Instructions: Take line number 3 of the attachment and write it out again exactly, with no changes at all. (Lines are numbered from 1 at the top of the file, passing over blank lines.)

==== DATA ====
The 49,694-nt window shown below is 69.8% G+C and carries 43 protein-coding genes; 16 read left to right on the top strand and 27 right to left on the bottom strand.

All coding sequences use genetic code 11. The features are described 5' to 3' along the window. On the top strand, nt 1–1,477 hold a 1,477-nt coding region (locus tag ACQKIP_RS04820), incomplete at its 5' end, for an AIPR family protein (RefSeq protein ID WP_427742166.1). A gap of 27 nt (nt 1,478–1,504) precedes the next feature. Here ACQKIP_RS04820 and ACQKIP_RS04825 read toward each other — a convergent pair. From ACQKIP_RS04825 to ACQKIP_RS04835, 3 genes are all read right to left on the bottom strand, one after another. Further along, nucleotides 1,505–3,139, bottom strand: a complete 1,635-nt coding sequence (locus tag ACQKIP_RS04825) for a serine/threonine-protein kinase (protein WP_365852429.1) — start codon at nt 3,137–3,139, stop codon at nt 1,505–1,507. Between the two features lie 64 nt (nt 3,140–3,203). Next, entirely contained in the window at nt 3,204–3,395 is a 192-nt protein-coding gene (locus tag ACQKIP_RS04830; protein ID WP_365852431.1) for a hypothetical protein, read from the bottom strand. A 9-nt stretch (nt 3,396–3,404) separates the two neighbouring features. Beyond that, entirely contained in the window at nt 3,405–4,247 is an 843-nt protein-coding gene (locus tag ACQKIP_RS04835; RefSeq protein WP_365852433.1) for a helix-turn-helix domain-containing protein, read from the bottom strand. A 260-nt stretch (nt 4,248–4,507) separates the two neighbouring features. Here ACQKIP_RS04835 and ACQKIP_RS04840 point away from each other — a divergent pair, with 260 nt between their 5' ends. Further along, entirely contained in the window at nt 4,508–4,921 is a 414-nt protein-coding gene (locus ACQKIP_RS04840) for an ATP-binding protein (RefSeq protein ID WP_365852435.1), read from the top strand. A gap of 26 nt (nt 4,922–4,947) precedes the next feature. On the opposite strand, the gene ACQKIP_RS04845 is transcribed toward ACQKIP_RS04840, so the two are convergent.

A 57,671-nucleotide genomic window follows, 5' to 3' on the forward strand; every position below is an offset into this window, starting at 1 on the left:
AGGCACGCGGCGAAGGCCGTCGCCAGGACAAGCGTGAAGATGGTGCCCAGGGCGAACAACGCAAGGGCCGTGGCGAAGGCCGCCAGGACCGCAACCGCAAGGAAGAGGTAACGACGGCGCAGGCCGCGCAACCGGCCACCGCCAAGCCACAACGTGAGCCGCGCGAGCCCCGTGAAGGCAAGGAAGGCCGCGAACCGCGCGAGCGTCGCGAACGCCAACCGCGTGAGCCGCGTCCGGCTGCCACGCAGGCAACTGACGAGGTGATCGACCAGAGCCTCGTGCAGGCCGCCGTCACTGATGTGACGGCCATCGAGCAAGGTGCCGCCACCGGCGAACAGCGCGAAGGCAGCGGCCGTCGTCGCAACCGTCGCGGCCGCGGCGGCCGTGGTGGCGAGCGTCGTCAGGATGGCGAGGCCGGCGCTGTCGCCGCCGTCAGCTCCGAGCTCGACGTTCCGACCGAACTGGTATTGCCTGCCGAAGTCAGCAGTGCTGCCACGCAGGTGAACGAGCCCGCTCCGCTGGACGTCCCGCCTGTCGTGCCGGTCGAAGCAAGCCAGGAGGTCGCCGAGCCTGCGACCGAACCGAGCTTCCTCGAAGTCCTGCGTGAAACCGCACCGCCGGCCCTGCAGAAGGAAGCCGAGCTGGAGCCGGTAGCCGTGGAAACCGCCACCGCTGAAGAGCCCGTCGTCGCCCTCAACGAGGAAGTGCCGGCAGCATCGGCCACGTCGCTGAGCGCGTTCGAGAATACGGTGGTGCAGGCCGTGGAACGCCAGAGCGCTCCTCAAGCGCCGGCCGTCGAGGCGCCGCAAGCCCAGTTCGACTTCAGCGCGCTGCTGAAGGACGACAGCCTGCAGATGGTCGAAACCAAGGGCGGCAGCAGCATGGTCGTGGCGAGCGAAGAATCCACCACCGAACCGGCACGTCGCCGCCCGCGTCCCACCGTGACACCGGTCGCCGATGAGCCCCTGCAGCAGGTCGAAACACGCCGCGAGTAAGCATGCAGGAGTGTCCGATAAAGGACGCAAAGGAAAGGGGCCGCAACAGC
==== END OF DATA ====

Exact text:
A 57,671-nucleotide genomic window follows, 5' to 3' on the forward strand; every position below is an offset into this window, starting at 1 on the left: